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Author Gough, Donna J
Title Ideas have consequences: Conservative philanthropy, Black Studies and the evolution and enduring legacy of the academic culture wars, 1945--2005
book jacket
Descript 200 p
Note Source: Dissertation Abstracts International, Volume: 68-07, Section: A, page: 2787
Adviser: Antoinette Errante
Thesis (Ph.D.)--The Ohio State University, 2007
Social conservatives have heeded the advice of Robert Weaver who convincingly argued that "ideas have consequences" and have gained the intellectual and political legitimacy needed to take their political and social ideology to the American public through the academy. The creation of philanthropic organizations and policy institutes allowed for social conservatives to move from being the political elite with aspirations to become the governing elite. To carry out the ideological attack against liberalism in the academy, conservatives developed think tanks such as the Heritage Foundation, philanthropic organizations including the Bradley foundation which gave heavily to academic change organizations such as the National Academy of Scholars and the Madison Center for Educational Affairs. These organizations in turn financed scholars whose research reflected conservative political and social ideology, established college conservative newspaper training programs, organized speaker bureaus for conservative ideologues and supported legislation that would rid the nation of affirmative action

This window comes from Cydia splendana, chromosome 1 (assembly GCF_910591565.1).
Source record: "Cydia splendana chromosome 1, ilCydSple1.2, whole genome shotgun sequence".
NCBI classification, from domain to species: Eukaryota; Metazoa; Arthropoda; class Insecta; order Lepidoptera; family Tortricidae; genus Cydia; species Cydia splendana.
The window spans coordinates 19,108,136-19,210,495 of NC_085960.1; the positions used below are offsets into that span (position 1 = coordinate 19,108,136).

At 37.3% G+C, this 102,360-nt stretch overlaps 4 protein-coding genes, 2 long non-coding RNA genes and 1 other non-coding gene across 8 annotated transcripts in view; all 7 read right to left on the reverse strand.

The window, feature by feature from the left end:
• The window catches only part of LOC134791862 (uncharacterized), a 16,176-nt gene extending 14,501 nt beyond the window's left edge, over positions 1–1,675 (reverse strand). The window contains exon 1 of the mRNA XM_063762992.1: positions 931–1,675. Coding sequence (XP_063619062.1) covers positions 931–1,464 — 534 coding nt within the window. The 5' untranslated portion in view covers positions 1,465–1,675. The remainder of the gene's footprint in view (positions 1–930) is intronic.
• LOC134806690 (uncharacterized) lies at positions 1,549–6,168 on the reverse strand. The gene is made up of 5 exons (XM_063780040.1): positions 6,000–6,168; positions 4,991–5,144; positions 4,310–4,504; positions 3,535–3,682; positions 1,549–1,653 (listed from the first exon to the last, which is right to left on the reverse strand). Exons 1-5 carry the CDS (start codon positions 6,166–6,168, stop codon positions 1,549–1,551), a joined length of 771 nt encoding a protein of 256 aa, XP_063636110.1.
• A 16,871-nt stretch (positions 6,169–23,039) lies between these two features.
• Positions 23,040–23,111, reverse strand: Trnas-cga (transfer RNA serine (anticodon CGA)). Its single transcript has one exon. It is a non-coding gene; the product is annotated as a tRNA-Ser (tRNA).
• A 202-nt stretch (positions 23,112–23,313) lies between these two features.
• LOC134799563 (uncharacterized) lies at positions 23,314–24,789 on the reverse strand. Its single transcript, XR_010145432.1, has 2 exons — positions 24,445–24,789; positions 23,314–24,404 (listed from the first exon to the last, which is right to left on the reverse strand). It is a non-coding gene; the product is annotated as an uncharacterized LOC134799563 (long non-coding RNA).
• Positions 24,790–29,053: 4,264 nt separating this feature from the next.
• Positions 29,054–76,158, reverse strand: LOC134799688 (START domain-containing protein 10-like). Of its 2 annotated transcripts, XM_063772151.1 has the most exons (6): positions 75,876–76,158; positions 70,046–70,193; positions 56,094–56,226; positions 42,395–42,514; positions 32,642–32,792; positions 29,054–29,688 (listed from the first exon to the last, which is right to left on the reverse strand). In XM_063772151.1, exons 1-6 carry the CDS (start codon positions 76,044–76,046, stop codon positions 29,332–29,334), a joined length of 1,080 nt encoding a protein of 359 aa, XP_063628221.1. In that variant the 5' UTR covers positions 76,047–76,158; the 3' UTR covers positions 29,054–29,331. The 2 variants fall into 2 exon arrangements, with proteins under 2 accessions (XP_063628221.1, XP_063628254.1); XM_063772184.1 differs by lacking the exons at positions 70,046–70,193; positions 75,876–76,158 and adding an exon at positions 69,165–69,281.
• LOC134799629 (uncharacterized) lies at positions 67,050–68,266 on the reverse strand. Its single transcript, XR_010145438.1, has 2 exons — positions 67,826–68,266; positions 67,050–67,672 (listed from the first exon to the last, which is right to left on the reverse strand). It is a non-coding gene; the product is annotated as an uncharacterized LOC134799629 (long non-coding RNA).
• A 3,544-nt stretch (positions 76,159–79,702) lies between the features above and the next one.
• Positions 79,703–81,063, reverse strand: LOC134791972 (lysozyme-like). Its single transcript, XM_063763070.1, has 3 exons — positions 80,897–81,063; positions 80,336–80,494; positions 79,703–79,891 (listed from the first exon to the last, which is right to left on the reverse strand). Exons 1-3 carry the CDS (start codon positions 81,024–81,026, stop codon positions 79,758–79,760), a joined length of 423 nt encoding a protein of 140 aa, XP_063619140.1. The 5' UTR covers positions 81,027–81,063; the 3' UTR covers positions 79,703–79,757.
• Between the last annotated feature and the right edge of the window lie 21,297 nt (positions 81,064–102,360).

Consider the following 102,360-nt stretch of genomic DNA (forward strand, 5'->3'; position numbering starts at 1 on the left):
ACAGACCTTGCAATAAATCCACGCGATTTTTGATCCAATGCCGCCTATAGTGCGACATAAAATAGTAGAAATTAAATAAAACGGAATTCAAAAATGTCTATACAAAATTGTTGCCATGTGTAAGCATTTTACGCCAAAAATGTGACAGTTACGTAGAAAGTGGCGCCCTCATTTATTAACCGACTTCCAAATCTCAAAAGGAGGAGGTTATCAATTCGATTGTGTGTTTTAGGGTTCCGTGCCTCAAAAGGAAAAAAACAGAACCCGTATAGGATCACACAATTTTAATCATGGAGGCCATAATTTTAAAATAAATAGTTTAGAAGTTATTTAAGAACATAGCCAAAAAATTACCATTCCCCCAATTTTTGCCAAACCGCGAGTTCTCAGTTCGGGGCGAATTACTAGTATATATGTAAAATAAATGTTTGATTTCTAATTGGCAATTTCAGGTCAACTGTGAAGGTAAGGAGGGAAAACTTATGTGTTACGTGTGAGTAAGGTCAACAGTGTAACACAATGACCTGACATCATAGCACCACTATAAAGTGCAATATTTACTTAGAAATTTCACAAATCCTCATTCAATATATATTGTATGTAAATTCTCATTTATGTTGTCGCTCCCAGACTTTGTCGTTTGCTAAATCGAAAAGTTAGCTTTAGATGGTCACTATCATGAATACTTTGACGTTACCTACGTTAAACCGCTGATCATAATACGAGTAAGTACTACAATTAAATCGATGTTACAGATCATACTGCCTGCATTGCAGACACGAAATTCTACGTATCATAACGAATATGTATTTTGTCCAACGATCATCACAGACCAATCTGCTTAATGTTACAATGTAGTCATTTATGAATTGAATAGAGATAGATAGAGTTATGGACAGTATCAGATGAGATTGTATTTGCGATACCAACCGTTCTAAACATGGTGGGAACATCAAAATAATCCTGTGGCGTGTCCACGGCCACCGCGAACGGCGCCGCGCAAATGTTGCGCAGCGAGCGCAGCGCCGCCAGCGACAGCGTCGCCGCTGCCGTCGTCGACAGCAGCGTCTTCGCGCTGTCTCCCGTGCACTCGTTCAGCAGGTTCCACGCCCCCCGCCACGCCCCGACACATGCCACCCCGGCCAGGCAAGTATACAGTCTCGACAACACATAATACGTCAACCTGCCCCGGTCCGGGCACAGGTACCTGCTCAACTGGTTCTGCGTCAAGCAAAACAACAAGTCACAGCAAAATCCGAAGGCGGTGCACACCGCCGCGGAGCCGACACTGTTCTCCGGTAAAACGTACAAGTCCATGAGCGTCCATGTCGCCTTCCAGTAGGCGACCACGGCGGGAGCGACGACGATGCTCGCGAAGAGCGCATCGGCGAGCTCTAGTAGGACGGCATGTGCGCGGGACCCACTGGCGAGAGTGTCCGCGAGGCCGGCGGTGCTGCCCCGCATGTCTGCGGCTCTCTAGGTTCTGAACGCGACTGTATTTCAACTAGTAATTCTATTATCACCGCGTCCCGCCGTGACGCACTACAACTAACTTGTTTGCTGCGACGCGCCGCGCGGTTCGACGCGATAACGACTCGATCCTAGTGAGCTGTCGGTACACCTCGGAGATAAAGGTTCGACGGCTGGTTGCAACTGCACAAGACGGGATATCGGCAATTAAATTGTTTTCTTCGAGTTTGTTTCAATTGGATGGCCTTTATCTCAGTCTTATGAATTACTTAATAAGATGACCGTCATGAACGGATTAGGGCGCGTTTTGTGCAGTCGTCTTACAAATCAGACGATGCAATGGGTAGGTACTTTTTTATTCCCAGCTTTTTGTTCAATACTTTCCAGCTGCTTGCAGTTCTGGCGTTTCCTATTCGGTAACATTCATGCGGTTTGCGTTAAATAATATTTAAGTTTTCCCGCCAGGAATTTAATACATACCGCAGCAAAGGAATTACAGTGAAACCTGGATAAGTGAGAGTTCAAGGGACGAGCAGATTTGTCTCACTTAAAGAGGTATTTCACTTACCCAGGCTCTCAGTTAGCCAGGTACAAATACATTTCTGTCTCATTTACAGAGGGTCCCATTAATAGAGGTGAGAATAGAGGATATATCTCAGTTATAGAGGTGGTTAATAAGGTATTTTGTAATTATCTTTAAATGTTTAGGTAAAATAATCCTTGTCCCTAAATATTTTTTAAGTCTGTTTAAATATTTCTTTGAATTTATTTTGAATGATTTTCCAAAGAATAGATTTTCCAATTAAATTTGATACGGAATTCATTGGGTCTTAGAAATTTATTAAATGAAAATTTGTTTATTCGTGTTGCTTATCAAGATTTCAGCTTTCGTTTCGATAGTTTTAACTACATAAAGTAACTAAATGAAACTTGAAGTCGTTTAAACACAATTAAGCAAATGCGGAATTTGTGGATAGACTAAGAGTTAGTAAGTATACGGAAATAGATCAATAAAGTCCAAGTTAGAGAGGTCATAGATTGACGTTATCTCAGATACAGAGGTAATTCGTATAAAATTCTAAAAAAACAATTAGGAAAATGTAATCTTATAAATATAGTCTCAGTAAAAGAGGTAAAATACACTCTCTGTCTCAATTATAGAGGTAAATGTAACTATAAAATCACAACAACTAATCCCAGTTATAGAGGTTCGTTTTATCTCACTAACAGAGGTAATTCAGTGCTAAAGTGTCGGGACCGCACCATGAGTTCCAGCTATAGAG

The economics of race helps to explain more precisely the reason why Black Studies was bore the brunt of this conservative ideological attack during the academic culture wars of the 1980s and 1990s, although racism and racial chauvinism did factor into the equation. As described in case studies of individual Black Studies departments, the Academic Culture Wars had a profound impact on student enrollment, faculty hiring and institutional support for Black Studies. Certainly the financial implications of the Academic Culture War were most profoundly felt at the public comprehensive universities where access to philanthropic support from the Ford Foundation was not available. Although Black Studies departments in the comprehensive, teaching based institutions may have felt the effects of the Culture War attacks on the discipline more acutely than their elite, research based university peers, the entire discipline continues to "suffer the burdens of its beginnings" and must continually defend its right to exist within the hallowed halls of academe. The Culture Wars may have not dismantled Black Studies but it has made the stability of the field far less certain as a result
School code: 0168
Host Item Dissertation Abstracts International 68-07A
Subject Black Studies
Education, History of
Education, Social Sciences
Education, Curriculum and Instruction
Education, Higher
Alt Author The Ohio State University
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